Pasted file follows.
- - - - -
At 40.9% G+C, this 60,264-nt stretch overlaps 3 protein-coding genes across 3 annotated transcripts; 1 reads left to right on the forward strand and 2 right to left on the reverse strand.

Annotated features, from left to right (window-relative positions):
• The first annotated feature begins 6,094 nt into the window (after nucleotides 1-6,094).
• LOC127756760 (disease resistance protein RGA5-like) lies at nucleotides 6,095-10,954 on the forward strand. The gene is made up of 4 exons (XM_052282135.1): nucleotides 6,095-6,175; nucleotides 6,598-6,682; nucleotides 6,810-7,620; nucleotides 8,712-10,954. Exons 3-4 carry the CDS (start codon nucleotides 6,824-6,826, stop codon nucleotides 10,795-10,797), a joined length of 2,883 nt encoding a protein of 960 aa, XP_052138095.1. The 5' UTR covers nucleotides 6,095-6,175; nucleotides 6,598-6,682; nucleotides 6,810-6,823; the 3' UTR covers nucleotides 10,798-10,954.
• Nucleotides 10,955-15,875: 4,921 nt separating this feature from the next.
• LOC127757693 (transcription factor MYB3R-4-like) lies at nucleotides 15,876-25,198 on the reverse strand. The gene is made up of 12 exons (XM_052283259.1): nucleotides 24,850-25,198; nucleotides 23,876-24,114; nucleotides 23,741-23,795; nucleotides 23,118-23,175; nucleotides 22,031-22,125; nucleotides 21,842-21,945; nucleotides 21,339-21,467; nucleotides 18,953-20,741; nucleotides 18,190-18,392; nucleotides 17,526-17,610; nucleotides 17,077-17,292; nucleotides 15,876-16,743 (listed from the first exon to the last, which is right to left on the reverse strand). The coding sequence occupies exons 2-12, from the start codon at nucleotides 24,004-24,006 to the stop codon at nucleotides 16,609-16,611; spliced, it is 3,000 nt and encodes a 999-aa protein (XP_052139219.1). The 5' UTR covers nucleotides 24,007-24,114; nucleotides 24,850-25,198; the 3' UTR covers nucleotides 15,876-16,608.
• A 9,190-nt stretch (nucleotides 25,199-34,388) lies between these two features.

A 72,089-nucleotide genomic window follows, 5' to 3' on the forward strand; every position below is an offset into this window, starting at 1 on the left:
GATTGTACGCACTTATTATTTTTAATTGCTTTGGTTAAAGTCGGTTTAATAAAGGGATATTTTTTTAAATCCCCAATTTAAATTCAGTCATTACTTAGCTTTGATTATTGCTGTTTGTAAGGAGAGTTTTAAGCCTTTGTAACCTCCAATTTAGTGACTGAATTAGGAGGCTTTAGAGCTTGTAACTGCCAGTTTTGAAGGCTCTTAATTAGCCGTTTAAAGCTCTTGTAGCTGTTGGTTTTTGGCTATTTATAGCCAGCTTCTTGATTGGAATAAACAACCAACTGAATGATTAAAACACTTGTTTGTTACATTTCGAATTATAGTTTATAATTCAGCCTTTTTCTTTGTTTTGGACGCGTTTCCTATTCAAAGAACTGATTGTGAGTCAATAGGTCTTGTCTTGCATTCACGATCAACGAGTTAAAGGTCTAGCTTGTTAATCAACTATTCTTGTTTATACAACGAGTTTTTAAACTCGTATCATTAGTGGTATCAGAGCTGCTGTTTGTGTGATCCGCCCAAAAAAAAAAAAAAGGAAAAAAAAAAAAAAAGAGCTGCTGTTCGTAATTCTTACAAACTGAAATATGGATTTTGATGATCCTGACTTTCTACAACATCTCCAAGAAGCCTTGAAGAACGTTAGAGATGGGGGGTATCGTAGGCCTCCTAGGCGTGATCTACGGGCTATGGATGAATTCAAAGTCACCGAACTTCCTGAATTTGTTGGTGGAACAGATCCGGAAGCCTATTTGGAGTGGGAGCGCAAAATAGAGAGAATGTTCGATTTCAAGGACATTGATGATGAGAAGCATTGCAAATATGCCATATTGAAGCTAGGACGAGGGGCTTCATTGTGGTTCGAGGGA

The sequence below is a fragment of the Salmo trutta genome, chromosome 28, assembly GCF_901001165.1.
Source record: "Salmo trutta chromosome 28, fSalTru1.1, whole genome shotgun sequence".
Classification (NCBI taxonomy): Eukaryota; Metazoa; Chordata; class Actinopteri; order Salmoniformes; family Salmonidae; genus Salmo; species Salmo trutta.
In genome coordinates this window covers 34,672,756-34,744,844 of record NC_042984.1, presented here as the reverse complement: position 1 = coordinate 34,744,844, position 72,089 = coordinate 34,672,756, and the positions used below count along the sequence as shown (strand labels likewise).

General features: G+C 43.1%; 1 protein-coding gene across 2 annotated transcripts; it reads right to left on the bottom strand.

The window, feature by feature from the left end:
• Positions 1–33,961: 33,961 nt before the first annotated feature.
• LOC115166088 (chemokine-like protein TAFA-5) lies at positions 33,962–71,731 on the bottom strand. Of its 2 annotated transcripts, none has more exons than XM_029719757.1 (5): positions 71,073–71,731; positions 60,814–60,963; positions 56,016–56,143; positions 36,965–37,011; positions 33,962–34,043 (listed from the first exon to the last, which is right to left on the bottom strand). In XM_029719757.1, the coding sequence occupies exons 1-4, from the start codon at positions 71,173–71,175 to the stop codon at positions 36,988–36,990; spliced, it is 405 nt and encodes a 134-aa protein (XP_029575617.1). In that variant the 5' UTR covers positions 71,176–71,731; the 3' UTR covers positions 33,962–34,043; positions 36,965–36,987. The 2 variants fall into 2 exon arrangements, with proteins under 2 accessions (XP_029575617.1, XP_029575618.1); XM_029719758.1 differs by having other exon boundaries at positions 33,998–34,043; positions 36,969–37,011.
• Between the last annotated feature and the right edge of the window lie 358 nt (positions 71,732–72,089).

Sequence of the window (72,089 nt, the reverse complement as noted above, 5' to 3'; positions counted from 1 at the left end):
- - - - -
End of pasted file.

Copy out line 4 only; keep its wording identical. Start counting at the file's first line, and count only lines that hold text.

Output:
• LOC127756760 (disease resistance protein RGA5-like) lies at nucleotides 6,095-10,954 on the forward strand. The gene is made up of 4 exons (XM_052282135.1): nucleotides 6,095-6,175; nucleotides 6,598-6,682; nucleotides 6,810-7,620; nucleotides 8,712-10,954. Exons 3-4 carry the CDS (start codon nucleotides 6,824-6,826, stop codon nucleotides 10,795-10,797), a joined length of 2,883 nt encoding a protein of 960 aa, XP_052138095.1. The 5' UTR covers nucleotides 6,095-6,175; nucleotides 6,598-6,682; nucleotides 6,810-6,823; the 3' UTR covers nucleotides 10,798-10,954.